This murder reverberates in the novel’s plot when John Henry is being “kept like a pet dog for the amusement of one of the most notorious women on all Beale Street,” the prostitute Helena Red (161). Another woman, Cora, who works in the same brothel as Helena Red and who dislikes her, attempts to try to steal Helena Red’s John Henry from her. For this transgression, Helena Red murders Cora: “The lights went off quickly, but before they darkened John Henry saw Helena Red’s knife flash in their light. He saw red blood spill from Cora’s powdered cheek, heard her scream and Helena Red curse. . . . He had seen Helena Red stabbing Cora again and again, in the face, the neck, the breasts” (165). The stabbing of Cora’s face, neck, and breasts—areas of bodily fetishization—begins to look even more eroticized in light of a third stabbed woman in the novel who is found to have been “loved . . . violently and brutally”; someone “had chewed up her nubile breasts and her thighs in his passion” (185). That the bodily locations of violence are here conflated with sexuality suggests a similar violent lesbian erotics between Cora and Red. This lesbian sexualization is even more pronounced in the description of John Henry watching Red’s “left hand striking and clawing at the red face of the woman on the floor slowly and as violently as if its fingers were sensing exquisite pleasure in the warm red flesh” (165). Here, the representation of “exquisite pleasure” in the fleshly touch of the two women and the fact that when “Red’s done this before” she always killed the cheating man rather than the woman, suggests not only Red’s regard for John Henry’s prowess as a lover, but also perhaps her homoerotic interest in Cora (168). That is, we might read it as a murder that echoes the Mitchell-Ward killing.

The novel’s rich representation of lesbian sexuality, its detailed account of Black gendering, and its status as a cross-racial novel suggest that it is at the heart of many of the most pressing concerns in modernist studies today.


[1] Lisa Duggan, “The Trials of Alice Mitchell: Sensationalism, Sexology, and the Lesbian Subject in Turn-of-the-Century America” Signs 18, no. 4 (1993): 791–814, 799. See also Lisa Duggan, Sapphic Slashers: Sex, Violence, and American Modernity (Durham: Duke University Press, 2000). For other accounts, see Lillian Faderman, Odd Girls and Twilight Lovers: A History of Lesbian Life in Twentieth-Century America (New York: Columbia University Press, 1991), 55-57 and Lisa J. Lindquist, “Images of Alice: Gender, Deviancy, and a Love Murder in Memphis” Journal of the History of Sexuality 6.1 (1995): 30-61.

[2] Faderman, 56. Mary Wilkins Freeman’s short story was to an uncertain extent coauthored with Boston Evening Transcript columnist J. Edgar Chamberlain. On this collaboration, see Laura Behling, “Detecting Deviation in Mary E. Wilkins Freeman’s ‘The Long Arm,’” American Literary Realism, 1870–1910 31, no. 1 (1997): 75–91, 90n6.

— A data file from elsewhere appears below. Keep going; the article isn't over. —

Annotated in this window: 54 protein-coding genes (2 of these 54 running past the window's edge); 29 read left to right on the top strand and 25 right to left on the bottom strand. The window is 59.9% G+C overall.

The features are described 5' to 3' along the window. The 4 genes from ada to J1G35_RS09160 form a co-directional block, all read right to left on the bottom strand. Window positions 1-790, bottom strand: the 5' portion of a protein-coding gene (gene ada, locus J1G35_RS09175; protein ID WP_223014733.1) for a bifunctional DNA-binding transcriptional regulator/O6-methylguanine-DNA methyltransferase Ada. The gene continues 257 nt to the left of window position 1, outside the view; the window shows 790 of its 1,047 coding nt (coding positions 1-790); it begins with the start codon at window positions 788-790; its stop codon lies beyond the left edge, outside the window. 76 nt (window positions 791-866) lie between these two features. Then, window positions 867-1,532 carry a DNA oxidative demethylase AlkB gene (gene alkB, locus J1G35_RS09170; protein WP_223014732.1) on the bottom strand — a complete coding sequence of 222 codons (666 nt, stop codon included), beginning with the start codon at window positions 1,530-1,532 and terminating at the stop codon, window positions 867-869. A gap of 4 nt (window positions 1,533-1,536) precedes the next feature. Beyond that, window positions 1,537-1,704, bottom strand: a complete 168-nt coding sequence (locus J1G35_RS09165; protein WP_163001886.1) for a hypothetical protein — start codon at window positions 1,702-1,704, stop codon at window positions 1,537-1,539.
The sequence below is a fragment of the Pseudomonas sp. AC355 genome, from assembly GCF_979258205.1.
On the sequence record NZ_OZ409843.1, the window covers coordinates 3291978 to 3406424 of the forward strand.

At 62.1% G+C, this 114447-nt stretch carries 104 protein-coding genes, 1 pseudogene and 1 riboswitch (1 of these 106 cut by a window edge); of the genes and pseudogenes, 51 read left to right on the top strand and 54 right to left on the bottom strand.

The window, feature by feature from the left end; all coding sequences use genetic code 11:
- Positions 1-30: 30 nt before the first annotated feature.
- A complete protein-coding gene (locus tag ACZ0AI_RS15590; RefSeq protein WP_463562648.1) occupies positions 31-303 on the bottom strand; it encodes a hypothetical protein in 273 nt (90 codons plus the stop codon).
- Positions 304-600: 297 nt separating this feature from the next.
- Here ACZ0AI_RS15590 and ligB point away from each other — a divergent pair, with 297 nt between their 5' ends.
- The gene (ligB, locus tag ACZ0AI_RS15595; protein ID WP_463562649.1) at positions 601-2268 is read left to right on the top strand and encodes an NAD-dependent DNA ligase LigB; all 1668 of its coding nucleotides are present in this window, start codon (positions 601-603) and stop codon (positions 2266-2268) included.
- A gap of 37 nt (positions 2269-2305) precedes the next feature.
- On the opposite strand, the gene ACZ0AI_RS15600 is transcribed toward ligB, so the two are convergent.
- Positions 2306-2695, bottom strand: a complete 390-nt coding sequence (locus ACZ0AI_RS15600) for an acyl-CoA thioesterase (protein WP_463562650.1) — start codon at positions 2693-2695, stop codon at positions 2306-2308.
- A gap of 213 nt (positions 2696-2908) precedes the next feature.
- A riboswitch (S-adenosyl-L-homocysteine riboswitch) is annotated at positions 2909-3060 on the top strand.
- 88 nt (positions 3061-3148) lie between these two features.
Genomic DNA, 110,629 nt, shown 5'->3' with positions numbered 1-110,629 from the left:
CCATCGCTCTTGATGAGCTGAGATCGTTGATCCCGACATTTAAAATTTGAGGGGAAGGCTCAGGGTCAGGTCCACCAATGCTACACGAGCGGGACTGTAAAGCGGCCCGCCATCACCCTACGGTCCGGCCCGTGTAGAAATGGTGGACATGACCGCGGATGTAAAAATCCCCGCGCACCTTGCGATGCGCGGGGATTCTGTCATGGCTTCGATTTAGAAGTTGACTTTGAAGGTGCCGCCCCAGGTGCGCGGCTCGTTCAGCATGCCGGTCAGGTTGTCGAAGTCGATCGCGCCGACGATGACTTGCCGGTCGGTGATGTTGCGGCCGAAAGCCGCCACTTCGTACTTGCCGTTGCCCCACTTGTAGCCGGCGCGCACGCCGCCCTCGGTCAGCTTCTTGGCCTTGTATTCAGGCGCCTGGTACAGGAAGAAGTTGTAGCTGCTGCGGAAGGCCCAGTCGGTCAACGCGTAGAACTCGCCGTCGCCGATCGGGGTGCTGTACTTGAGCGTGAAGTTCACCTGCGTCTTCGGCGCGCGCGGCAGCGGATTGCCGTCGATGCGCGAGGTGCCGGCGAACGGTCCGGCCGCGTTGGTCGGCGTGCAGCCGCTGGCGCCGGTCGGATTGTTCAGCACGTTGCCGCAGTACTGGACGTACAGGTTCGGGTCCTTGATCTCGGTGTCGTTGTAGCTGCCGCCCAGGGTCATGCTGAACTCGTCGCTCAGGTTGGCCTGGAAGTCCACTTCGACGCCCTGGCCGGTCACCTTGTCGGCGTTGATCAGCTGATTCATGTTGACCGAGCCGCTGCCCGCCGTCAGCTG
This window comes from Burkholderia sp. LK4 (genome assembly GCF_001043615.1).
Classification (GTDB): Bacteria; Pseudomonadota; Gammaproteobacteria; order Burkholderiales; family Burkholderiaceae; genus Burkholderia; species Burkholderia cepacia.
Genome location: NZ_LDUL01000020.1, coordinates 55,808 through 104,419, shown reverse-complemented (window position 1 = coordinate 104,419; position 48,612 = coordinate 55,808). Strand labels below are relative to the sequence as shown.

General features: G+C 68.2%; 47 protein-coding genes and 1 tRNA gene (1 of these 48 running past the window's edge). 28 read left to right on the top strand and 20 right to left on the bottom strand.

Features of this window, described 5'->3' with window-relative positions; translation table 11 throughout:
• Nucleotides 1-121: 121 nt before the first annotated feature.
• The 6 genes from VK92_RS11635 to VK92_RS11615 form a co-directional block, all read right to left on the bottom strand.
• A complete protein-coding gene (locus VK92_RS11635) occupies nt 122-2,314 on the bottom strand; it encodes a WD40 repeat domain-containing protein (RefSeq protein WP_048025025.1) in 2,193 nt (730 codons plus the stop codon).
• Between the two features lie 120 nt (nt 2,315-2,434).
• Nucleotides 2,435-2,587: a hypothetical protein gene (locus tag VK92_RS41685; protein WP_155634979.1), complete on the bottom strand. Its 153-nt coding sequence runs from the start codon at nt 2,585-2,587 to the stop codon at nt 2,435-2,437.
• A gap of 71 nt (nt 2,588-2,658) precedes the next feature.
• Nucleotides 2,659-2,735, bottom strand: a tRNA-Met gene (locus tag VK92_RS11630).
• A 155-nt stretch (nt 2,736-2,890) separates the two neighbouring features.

[3] Some of the evidence for Borden’s lesbianism turns on her relationship to Nance O’Neil (née Gertrude Lamson), an actress that Borden knew well. Their relationship led to a permanent falling out between Lizzie Borden and her sister Emma Borden. On Lizzie Borden’s relationship to O’Neil, see Joseph A. Conforti, Lizzie Borden on Trial: Murder, Ethnicity, and Gender (Lawrence: University of Kansas, 2005), 214. On Borden’s nonnormative gender, see Duggan, Sapphic Slashers, 23.

[4] On the relationship between lesbianism and criminality, see, for example, Estelle Freedman, “The Prison Lesbian: Race, Class, and the Construction of the Aggressive Female Homosexual, 1915–1965,” Feminist Studies 22, no. 2 (1996): 397–423; Regina Kunzel, Criminal Intimacy: Prison and the Uneven History of Modern American Sexuality (Chicago: University of Chicago Press, 2008); Chris Coffman, Insane Passions: Lesbianism and Psychosis in Literature and Film (Middletown, CT: Wesleyan University Press, 2006).

[5] “Gilmore Millen Dies of Burns,” Los Angeles Times, June 6, 1937, part 2, 2. Some accounts have it that Millen was born in Memphis, though I am less persuaded by these accounts. See, for example, the 1920 United States Federal Census (via ancestry.com), and “Burns Prove Fatal to Newspaper Man,” Arizona Independent Republic, June 6, 1937, 1.

[6] Arthur L. Robinson, “One on Our Chins,” The Inter-State Tattler, March 10, 1932, 4; Katherine T. Von Blon, “‘Never No More’: Fervent Drama,” Los Angeles Times, part 3, 11.

[7] Conversations with F. Scott Fitzgerald, ed. Matthew J. Bruccoli and Judith S. Baughman (Oxford: University of Mississippi Press), 82–85.

[8] Kingsport Times, June 7, 1937, 8.

[9] “Millen in Hiding,” Los Angeles Times, May 17, 1931, part 3, 12.

[10] Los Angeles Times, June 15, 1930, part 3, 16; Arna Bontemps, “The James Weldon Johnson Memorial Collection of Negro Arts and Letters,” The Yale University Library Gazette 18, no. 2 (1943): 19–26, 24; Carl Van Vechten, “The J. W. Johnson Collection at Yale” The Crisis (July 1942): 222–26, 223.

[11] “Gilmore Millen,” Los Angeles Times, June 7, 1937, part 1, 18.

[12] 1930 United States Federal Census, via ancestry.com.

[13] Wallace Thurman, The Collected Writings of Wallace Thurman: A Harlem Renaissance Reader (New Brunswick, NJ: Rutgers University Press, 2003), 65. For more on the figure of the sweetback, see Benjamin Kahan, “Sheiks, Sweetbacks, and Harlem Renaissance Sexuality, or the Chauncey Thesis at Twenty-Five,” Journal of Modern Literature 42, no. 3 (2019): 39–54.

[14] Gilmore Millen, Sweet Man (New York: Viking Press, 1930), 151.